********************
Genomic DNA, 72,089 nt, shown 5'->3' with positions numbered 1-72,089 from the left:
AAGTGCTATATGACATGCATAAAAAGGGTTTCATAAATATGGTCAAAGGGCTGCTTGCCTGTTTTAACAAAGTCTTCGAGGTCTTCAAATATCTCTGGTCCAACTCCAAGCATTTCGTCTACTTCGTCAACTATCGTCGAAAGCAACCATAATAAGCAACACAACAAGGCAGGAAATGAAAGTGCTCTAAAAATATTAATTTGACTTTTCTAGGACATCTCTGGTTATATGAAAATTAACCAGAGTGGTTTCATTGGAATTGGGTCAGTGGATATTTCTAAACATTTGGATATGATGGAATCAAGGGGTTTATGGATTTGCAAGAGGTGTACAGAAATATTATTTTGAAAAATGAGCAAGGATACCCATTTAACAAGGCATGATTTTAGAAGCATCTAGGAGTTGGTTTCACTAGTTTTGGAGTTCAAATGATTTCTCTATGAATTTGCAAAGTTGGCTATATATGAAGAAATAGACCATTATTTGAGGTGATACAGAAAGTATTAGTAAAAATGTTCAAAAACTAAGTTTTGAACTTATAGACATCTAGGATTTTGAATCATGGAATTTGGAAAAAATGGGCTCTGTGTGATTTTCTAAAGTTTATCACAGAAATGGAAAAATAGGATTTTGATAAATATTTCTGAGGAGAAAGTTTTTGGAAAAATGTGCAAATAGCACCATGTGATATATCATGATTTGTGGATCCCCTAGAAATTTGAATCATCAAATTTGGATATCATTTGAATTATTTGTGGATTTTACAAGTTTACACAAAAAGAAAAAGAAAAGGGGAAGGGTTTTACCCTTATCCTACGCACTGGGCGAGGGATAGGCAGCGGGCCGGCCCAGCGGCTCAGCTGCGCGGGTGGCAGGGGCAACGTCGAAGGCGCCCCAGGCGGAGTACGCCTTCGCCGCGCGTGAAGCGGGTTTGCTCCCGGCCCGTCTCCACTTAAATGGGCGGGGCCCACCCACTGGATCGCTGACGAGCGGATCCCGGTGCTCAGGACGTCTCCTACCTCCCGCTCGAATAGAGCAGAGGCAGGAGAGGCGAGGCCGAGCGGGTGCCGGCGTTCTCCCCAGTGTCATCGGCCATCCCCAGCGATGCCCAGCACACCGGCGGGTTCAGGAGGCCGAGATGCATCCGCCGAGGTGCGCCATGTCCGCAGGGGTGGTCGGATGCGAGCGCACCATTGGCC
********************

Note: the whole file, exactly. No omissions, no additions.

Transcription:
Genomic DNA, 72,089 nt, shown 5'->3' with positions numbered 1-72,089 from the left:
AAGTGCTATATGACATGCATAAAAAGGGTTTCATAAATATGGTCAAAGGGCTGCTTGCCTGTTTTAACAAAGTCTTCGAGGTCTTCAAATATCTCTGGTCCAACTCCAAGCATTTCGTCTACTTCGTCAACTATCGTCGAAAGCAACCATAATAAGCAACACAACAAGGCAGGAAATGAAAGTGCTCTAAAAATATTAATTTGACTTTTCTAGGACATCTCTGGTTATATGAAAATTAACCAGAGTGGTTTCATTGGAATTGGGTCAGTGGATATTTCTAAACATTTGGATATGATGGAATCAAGGGGTTTATGGATTTGCAAGAGGTGTACAGAAATATTATTTTGAAAAATGAGCAAGGATACCCATTTAACAAGGCATGATTTTAGAAGCATCTAGGAGTTGGTTTCACTAGTTTTGGAGTTCAAATGATTTCTCTATGAATTTGCAAAGTTGGCTATATATGAAGAAATAGACCATTATTTGAGGTGATACAGAAAGTATTAGTAAAAATGTTCAAAAACTAAGTTTTGAACTTATAGACATCTAGGATTTTGAATCATGGAATTTGGAAAAAATGGGCTCTGTGTGATTTTCTAAAGTTTATCACAGAAATGGAAAAATAGGATTTTGATAAATATTTCTGAGGAGAAAGTTTTTGGAAAAATGTGCAAATAGCACCATGTGATATATCATGATTTGTGGATCCCCTAGAAATTTGAATCATCAAATTTGGATATCATTTGAATTATTTGTGGATTTTACAAGTTTACACAAAAAGAAAAAGAAAAGGGGAAGGGTTTTACCCTTATCCTACGCACTGGGCGAGGGATAGGCAGCGGGCCGGCCCAGCGGCTCAGCTGCGCGGGTGGCAGGGGCAACGTCGAAGGCGCCCCAGGCGGAGTACGCCTTCGCCGCGCGTGAAGCGGGTTTGCTCCCGGCCCGTCTCCACTTAAATGGGCGGGGCCCACCCACTGGATCGCTGACGAGCGGATCCCGGTGCTCAGGACGTCTCCTACCTCCCGCTCGAATAGAGCAGAGGCAGGAGAGGCGAGGCCGAGCGGGTGCCGGCGTTCTCCCCAGTGTCATCGGCCATCCCCAGCGATGCCCAGCACACCGGCGGGTTCAGGAGGCCGAGATGCATCCGCCGAGGTGCGCCATGTCCGCAGGGGTGGTCGGATGCGAGCGCACCATTGGCC